What is the structure of the protein that the 2019-nCoV uses to bind and infect human cells, and can we develop therapies, vaccines, or diagnostic tests to target it?

Bottom Line:

The specific structure of this protein was solved and can now be used to rationally design effective anti-2019-nCoV therapies, vaccines, and diagnostic tests; however three potential antibodies that were tested by the authors were not effective.

Reference:

Wrapp, D. et al. Cryo-EM structure of the 2019-nCoV spike in the prefusion conformation. Science (2020). DOI: 10.1126/science.abb2507

Date Published:

13 March 2020

Synopsis:

When viruses enter their target cell in the human body, they identify it by using a unique binding protein on their surface that has a high affinity for a receptor on the cell. For 2019-nCoV, this binding protein is a trimeric spike glycoprotein, or a three-part molecule containing both carbohydrate- and protein-based components. It binds to its target receptor on a human cell, angiotensin-converting enzyme 2 (ACE2), with 10 times greater affinity than does the equivalent spike protein of SARS-CoV. Then, it undergoes a change in shape allowing the virus to fuse with the cell and for viral machinery to enter inside. The authors elicited a 3.5-angstrom resolution structure of the spike protein using cryo-electron microscopy. They tested three known monoclonal antibodies to SARS-CoV for cross-reactivity with 2019-nCoV, however the results were unsuccessful with no binding detected. Having a clear understanding of this structure enables researchers to develop therapies, vaccines, and diagnostic tests that can more specifically target this key element of the virus.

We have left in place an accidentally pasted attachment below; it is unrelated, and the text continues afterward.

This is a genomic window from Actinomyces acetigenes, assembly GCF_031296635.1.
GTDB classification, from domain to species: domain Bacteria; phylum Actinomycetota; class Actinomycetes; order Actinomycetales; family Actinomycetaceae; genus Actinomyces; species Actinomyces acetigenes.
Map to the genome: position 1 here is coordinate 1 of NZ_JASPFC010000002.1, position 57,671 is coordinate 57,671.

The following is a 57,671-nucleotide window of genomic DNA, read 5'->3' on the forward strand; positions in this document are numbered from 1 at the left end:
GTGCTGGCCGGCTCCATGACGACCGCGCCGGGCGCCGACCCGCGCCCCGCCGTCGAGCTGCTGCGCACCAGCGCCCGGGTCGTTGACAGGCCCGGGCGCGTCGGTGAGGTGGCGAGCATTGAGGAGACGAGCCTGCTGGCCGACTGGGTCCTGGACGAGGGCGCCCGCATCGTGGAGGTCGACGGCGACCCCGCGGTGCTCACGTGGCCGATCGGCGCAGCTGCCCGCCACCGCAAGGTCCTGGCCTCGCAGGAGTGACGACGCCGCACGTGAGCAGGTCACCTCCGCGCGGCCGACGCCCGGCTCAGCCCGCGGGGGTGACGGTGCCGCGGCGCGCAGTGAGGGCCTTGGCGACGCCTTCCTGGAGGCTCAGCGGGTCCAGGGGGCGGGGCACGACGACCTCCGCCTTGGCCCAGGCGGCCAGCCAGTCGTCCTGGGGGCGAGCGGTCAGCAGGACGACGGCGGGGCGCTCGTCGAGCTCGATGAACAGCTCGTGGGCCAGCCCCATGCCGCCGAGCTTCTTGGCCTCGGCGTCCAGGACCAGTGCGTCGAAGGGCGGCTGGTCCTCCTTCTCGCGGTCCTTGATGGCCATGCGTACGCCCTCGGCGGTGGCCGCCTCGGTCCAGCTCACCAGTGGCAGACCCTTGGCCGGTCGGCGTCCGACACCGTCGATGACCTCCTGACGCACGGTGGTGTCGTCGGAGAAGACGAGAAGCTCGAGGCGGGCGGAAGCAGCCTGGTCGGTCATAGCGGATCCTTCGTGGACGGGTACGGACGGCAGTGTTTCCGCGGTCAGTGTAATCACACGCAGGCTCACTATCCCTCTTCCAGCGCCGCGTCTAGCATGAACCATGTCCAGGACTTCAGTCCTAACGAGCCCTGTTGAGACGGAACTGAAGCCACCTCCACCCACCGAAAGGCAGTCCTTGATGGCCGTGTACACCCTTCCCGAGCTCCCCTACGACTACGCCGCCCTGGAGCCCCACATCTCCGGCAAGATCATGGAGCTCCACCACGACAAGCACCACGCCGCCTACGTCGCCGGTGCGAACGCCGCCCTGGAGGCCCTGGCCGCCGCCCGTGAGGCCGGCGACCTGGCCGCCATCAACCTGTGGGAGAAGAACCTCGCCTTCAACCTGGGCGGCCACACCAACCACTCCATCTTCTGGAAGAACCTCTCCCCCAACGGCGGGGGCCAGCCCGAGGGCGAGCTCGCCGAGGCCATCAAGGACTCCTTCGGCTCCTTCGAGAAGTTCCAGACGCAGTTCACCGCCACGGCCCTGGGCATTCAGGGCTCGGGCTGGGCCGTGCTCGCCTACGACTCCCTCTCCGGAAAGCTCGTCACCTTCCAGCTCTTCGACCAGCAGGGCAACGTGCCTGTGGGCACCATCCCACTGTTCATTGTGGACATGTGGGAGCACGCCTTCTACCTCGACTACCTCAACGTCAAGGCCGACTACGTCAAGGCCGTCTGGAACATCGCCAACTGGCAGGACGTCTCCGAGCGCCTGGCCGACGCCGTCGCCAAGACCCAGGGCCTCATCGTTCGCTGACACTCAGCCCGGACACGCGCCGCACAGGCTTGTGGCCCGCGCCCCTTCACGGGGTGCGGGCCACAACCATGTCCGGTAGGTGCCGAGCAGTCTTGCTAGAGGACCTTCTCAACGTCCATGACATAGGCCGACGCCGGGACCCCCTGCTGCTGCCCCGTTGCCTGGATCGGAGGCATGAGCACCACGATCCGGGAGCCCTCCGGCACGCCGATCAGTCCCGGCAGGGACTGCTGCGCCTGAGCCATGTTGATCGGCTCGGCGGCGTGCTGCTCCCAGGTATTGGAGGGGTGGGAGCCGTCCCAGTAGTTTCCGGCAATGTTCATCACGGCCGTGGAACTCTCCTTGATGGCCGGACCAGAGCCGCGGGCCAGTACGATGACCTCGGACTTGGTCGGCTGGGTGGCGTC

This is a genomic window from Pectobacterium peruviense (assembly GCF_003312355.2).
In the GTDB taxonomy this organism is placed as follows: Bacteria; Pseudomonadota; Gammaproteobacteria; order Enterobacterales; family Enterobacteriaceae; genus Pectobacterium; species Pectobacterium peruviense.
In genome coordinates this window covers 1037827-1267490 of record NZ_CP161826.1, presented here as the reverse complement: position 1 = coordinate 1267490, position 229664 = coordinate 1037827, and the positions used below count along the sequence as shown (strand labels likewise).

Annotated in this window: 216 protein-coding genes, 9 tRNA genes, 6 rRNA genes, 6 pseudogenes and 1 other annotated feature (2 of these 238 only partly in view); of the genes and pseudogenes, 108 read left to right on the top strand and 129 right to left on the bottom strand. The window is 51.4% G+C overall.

Summary by: Tatiana Yeuchyk